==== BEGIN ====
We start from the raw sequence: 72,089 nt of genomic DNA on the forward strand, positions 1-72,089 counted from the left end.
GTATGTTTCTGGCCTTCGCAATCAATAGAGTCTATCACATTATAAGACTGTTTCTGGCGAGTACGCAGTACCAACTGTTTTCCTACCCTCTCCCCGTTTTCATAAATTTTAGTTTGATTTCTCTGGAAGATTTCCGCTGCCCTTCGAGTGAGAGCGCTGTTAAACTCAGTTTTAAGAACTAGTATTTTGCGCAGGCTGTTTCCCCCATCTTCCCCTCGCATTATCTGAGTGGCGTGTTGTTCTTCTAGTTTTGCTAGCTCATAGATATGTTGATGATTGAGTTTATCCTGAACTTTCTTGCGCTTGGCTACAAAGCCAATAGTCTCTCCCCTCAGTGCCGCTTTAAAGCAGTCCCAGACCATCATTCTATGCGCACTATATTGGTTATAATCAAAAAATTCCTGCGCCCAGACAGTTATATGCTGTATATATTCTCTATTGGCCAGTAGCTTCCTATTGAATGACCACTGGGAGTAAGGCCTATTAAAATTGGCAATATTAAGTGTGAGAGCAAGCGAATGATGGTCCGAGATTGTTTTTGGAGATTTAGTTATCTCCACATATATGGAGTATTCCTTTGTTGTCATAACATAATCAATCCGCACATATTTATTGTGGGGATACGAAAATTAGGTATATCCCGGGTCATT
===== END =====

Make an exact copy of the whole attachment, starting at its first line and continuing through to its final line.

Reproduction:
We start from the raw sequence: 72,089 nt of genomic DNA on the forward strand, positions 1-72,089 counted from the left end.
GTATGTTTCTGGCCTTCGCAATCAATAGAGTCTATCACATTATAAGACTGTTTCTGGCGAGTACGCAGTACCAACTGTTTTCCTACCCTCTCCCCGTTTTCATAAATTTTAGTTTGATTTCTCTGGAAGATTTCCGCTGCCCTTCGAGTGAGAGCGCTGTTAAACTCAGTTTTAAGAACTAGTATTTTGCGCAGGCTGTTTCCCCCATCTTCCCCTCGCATTATCTGAGTGGCGTGTTGTTCTTCTAGTTTTGCTAGCTCATAGATATGTTGATGATTGAGTTTATCCTGAACTTTCTTGCGCTTGGCTACAAAGCCAATAGTCTCTCCCCTCAGTGCCGCTTTAAAGCAGTCCCAGACCATCATTCTATGCGCACTATATTGGTTATAATCAAAAAATTCCTGCGCCCAGACAGTTATATGCTGTATATATTCTCTATTGGCCAGTAGCTTCCTATTGAATGACCACTGGGAGTAAGGCCTATTAAAATTGGCAATATTAAGTGTGAGAGCAAGCGAATGATGGTCCGAGATTGTTTTTGGAGATTTAGTTATCTCCACATATATGGAGTATTCCTTTGTTGTCATAACATAATCAATCCGCACATATTTATTGTGGGGATACGAAAATTAGGTATATCCCGGGTCATT